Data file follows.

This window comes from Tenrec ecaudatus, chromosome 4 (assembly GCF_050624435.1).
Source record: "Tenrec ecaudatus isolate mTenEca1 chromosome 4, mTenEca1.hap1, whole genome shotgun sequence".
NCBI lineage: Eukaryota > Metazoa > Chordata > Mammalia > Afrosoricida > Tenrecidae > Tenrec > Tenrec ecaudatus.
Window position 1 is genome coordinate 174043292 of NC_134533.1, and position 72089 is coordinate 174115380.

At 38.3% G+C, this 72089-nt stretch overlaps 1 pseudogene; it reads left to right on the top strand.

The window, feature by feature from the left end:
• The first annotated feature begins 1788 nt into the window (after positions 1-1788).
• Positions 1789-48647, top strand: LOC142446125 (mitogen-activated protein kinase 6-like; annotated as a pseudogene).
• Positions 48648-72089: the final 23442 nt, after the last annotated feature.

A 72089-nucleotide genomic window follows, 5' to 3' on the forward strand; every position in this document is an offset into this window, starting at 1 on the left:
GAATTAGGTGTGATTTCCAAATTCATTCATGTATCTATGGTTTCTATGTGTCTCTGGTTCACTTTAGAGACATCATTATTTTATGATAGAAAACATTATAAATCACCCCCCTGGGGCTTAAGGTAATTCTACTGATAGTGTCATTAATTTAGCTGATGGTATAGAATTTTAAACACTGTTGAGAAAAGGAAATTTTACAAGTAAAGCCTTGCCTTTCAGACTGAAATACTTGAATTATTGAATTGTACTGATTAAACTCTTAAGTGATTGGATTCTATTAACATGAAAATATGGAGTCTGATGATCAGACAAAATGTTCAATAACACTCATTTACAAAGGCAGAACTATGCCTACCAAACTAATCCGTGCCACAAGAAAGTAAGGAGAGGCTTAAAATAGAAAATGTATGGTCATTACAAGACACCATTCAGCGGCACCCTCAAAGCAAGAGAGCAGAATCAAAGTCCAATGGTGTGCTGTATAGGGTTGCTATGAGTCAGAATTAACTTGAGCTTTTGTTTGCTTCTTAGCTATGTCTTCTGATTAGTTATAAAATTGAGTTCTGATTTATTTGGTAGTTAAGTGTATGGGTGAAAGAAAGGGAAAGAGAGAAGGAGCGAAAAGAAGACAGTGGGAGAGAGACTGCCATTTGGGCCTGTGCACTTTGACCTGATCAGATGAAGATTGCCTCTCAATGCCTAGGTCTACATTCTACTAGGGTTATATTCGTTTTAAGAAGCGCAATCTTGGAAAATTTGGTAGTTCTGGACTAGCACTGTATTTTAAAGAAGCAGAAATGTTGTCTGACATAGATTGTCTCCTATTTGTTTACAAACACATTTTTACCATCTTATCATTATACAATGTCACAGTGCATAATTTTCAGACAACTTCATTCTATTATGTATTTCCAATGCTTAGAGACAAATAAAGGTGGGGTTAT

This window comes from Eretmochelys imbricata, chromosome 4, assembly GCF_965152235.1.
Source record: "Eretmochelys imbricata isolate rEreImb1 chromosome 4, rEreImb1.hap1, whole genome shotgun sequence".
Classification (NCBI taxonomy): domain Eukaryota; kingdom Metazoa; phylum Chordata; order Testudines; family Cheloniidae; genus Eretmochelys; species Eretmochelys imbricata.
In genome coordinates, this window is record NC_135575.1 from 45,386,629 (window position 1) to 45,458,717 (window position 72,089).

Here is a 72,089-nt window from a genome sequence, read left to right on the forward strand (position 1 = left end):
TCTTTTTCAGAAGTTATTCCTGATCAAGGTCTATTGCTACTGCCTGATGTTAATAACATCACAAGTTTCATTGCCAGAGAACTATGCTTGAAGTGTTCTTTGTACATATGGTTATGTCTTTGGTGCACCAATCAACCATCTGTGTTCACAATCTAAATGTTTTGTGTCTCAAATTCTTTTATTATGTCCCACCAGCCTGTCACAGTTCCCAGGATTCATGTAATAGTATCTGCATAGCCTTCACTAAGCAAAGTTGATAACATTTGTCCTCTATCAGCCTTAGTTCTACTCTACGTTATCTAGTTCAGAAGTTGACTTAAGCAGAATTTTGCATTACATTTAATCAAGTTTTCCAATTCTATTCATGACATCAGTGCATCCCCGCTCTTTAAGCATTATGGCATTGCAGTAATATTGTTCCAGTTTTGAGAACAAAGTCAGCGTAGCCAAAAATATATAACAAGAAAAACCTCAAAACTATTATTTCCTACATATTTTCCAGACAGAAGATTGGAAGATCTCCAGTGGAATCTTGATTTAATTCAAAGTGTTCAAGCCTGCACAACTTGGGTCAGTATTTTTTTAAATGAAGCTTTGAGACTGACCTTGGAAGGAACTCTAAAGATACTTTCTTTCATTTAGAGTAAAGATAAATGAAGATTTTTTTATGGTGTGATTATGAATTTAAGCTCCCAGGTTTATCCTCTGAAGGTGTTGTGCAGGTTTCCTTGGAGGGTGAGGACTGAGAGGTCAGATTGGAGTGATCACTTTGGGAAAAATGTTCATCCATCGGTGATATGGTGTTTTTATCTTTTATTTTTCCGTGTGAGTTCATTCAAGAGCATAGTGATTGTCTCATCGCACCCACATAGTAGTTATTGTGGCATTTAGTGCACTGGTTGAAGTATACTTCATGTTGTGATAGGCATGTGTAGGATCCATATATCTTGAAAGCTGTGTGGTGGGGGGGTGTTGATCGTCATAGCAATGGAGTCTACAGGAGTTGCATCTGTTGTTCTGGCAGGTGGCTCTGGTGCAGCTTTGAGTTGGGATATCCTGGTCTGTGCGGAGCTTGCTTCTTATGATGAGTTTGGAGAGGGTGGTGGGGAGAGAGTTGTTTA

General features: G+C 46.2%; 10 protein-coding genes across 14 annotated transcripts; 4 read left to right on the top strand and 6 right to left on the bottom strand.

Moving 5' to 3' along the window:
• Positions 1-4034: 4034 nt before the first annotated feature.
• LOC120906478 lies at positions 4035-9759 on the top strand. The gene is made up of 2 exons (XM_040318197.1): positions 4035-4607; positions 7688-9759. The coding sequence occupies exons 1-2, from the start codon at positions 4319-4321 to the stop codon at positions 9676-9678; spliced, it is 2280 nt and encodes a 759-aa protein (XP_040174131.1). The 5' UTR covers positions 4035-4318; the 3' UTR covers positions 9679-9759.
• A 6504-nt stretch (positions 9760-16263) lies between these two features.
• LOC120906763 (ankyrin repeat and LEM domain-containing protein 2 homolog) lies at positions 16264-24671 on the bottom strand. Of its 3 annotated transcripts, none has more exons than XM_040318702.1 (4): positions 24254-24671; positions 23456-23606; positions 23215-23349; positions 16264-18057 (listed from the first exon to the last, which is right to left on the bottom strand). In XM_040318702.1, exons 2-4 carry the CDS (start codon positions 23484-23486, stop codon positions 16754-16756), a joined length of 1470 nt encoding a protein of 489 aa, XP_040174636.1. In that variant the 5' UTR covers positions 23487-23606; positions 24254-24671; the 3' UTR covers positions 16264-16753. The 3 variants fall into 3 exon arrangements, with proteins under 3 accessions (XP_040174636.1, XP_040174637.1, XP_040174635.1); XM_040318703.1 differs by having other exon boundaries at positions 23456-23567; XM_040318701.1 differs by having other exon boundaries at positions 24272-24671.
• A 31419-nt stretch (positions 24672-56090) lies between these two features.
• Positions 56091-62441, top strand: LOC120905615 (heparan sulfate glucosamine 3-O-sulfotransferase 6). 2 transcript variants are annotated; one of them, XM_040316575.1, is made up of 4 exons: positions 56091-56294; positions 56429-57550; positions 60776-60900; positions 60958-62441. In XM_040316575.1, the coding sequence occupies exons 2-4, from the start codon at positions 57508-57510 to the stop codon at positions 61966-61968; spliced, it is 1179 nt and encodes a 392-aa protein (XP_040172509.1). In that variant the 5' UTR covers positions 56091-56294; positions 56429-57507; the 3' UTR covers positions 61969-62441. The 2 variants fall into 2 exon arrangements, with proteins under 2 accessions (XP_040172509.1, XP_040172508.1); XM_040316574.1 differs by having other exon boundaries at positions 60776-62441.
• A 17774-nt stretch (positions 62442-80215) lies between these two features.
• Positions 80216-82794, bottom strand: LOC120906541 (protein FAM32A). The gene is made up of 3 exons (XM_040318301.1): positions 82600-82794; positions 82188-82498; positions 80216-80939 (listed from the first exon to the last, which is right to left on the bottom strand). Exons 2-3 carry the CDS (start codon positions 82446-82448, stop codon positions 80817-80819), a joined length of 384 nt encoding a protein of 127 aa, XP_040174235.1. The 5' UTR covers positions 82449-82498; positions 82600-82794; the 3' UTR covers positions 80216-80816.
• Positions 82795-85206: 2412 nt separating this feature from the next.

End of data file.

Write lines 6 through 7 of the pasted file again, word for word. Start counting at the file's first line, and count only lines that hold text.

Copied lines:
The window, feature by feature from the left end:
• The first annotated feature begins 1788 nt into the window (after positions 1-1788).